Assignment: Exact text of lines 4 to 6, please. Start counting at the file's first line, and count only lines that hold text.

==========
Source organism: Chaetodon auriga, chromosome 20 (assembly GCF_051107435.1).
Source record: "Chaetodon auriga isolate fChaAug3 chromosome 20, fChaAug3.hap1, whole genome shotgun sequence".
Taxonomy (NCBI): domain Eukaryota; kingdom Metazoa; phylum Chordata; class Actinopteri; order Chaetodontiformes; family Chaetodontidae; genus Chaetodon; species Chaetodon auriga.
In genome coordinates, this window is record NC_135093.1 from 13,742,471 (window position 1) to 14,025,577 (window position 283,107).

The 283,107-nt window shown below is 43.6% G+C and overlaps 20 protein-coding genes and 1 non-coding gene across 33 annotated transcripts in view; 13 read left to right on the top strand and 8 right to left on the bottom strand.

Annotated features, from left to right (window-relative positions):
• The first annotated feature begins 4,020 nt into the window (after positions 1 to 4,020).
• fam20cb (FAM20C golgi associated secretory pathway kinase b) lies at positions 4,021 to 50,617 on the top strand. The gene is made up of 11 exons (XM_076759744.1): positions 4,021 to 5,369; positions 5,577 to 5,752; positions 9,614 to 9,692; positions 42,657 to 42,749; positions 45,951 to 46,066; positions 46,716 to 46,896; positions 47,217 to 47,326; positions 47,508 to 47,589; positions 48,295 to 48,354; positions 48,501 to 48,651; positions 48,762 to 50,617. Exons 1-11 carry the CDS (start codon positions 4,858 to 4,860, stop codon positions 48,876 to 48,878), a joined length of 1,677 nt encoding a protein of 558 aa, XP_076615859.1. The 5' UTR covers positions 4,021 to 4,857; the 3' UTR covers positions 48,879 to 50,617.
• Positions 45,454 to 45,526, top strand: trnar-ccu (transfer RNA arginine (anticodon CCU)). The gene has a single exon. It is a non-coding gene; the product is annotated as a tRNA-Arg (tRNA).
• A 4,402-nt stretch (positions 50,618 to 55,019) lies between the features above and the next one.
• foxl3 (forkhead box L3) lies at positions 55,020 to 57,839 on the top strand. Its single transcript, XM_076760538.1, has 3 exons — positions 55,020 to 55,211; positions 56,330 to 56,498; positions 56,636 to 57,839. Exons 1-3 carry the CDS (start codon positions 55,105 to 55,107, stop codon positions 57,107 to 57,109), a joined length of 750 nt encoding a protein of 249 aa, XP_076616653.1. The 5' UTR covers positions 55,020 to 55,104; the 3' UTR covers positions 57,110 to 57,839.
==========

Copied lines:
In genome coordinates, this window is record NC_135093.1 from 13,742,471 (window position 1) to 14,025,577 (window position 283,107).

The 283,107-nt window shown below is 43.6% G+C and overlaps 20 protein-coding genes and 1 non-coding gene across 33 annotated transcripts in view; 13 read left to right on the top strand and 8 right to left on the bottom strand.

Annotated features, from left to right (window-relative positions):